Crime and Violence

Knights Templar top hit man, leader among those arrested in federal operation in Michoacán

The Tierra Caliente region, seen here, spans parts of Michoacán and the neighboring state of Guerrero. Photo: The Guardian.
The Tierra Caliente region, seen here, spans parts of Michoacán and the neighboring state of Guerrero. Photo: The Guardian.

01/20/14 — As part of the federal government’s attempt to retake control and provide security to southern Michoacán, an ongoing operation has led to the arrest of multiple high-ranking members of the Knights Templar (Caballeros Templarios) criminal organization. The most recent arrest was that of suspect Jesús Vázquez Macias, known as “El Toro,” who was detained along with two others in Caleta de Campos, a town in Lázaro Cárdenas in the state’s Tierra Caliente region. Authorities seized four large weapons, 23 cartridges, a grenade, cell phones, and drugs, though no shots were exchanged during the capture. El Toro is considered one of the most violent members of the Knights Templar, and has been identified as one of the leaders of the cartel by varying media reports. However, the self-defense groups (grupos de autodefensa) in the area refer to him instead as a top cartel hit man and enforcer.

Just days before El Toro’s arrest, another Knights Templar leader, Joaquín “El Allegretti” Negrete, was detained on January 15 by members of the Mexican Army, along with Jorge Fabián Quesada Andrade, also a presumed member of the cartel. Authorities seized a reported stolen vehicle, two magazines for high-powered firearms, and 20 shotgun cartridges. El Allegretti was allegedly in charge of the La Huacana zone, where reports indicate he “maintained control of the plaza.” According to the Executive Secretary of the National System of Public Security (Secretario Ejecutivo del Seistema Nacional de Seguridad Pública, SESNSP), Monte Alejandro Rubido García, who announced the arrests, El Allegretti is responsible for the killing of four civilians and seven police in Tepalcatepec, Michoacán in 2013.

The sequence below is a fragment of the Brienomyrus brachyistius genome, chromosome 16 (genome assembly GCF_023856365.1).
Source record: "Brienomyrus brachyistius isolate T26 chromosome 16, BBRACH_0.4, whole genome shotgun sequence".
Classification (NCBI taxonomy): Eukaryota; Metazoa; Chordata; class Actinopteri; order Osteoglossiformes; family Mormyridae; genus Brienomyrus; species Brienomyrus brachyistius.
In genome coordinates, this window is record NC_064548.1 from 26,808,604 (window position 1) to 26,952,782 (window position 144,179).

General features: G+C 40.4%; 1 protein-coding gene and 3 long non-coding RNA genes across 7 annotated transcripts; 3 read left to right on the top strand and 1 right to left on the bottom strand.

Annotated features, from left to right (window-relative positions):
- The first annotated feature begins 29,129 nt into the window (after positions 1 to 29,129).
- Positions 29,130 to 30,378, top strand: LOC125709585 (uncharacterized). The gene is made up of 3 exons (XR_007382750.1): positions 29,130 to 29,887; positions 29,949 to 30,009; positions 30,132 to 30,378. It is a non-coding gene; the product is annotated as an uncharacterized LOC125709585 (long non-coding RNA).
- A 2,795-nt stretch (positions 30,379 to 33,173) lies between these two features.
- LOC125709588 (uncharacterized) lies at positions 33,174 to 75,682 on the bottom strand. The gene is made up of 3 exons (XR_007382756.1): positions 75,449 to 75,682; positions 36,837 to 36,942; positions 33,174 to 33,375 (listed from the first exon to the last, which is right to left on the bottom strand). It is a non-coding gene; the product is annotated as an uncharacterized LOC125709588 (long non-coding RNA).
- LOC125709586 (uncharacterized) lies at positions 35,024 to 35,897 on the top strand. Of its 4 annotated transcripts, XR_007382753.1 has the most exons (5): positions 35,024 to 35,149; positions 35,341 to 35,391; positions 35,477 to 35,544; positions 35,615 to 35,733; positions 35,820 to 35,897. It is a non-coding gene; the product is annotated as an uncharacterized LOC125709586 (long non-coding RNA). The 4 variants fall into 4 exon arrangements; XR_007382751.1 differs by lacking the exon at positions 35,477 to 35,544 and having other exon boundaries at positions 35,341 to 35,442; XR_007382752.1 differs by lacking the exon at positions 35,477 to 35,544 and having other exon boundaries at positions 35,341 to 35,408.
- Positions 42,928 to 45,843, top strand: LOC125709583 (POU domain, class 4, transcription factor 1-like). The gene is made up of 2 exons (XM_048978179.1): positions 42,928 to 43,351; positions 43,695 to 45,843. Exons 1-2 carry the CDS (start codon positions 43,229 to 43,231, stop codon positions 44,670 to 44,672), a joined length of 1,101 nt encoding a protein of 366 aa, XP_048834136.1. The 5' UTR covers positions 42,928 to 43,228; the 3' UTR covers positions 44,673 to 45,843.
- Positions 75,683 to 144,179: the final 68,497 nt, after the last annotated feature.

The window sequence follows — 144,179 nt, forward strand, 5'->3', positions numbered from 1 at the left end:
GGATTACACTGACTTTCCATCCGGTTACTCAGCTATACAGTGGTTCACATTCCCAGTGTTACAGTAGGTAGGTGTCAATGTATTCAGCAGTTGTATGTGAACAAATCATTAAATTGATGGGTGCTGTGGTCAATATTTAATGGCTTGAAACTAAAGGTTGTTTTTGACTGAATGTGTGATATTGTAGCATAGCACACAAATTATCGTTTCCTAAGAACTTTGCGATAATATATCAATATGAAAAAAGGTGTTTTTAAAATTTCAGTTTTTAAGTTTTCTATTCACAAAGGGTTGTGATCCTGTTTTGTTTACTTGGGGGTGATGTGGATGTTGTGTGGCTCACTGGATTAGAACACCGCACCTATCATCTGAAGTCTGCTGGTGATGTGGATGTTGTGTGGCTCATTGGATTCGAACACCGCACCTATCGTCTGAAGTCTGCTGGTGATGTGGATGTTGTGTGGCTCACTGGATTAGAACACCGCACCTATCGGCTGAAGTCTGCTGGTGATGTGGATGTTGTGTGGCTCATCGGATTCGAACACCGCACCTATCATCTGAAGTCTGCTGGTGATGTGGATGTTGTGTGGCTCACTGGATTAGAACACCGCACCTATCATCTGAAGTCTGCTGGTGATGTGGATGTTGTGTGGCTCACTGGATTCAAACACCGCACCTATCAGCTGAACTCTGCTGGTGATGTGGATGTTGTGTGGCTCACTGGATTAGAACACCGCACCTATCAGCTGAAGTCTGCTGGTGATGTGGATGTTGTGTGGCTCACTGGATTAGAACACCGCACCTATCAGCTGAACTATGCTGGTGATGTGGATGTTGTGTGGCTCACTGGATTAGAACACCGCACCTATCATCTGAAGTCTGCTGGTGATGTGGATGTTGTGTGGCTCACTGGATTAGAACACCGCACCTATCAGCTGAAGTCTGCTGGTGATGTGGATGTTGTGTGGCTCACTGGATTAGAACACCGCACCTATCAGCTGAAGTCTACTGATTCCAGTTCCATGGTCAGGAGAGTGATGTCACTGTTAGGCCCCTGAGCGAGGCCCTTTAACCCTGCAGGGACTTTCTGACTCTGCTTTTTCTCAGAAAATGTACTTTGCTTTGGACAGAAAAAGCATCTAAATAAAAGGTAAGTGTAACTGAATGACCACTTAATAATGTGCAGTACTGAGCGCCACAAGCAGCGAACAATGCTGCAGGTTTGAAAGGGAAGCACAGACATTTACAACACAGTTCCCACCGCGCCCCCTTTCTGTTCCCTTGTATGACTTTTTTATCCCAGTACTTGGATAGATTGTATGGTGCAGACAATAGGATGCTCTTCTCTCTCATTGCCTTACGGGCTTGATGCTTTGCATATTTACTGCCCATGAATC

El Toro’s and El Allegretti’s arrests come just one week after additional military troops and police were brought into Michoacán’s Tierra Caliente region to quell the outbreak of violence between organized crime, community self-defense groups, and security forces. Since the federal operation to reestablish order began, SESNSP’s Rubido García reports that 38 members of organized crime have been arrested, including the two Knights Templar leaders. In addition, the Federal Police have now taken control of security duties in all 27 municipalities the federal operation had targeted in the Tierra Caliente region. Proceso writes that Rubido García also highlighted that the first week under the new operation strategy in Michoacán led to “not one violent incident,” and that the area’s commercial business activities have returned to normal.

Read more about the public insecurity in Michoacán in the recent Justice in Mexico post.


“Capturan a dos ‘templarios’ en Michoacán, entre ellos un líder.” Univisión. January 15, 2014.

“Capturan a otro líder Templario en Michoacán, suman 38 detenidos en una semana.” Univisión. January 19, 2014.

“Federal government takes control of municipalities in Southern Michoacán as self-defense groups continue their activities.” Justice in Mexico. January 19, 2014.

Redacción. “Reportan captura de líder Templario en Michoacán.” Proceso. January 19, 2014.

“Mexico Knights Templar ‘leader’ captured in Michoacan.” BBC News. January 20, 2014.

1 thought on “Knights Templar top hit man, leader among those arrested in federal operation in Michoacán”

  1. Mexican forces have been capturing “top hit men” and “leaders” for the last 7 years, since Calderón first declared war in Michoacán, and, if anything, that has made matters worse. The violence in Michoacán really erupted after a “leader” of La Familia Michoacana was killed in Apatzingan in 2010. This, in part, triggered the splintering of the cartel into its current form, the Knights Templar. So this is “the same old same old.”
    FYI: The map of the Tierra Caliente region is inaccurate, at least from a local Michoacán perspective. Virtually all of the self-defense action has been south west of Uruapan, around Apatzingán and west to the Jalisco border. Tecalpatepec and Buena Vista, where the groups arose, are on that border. See:

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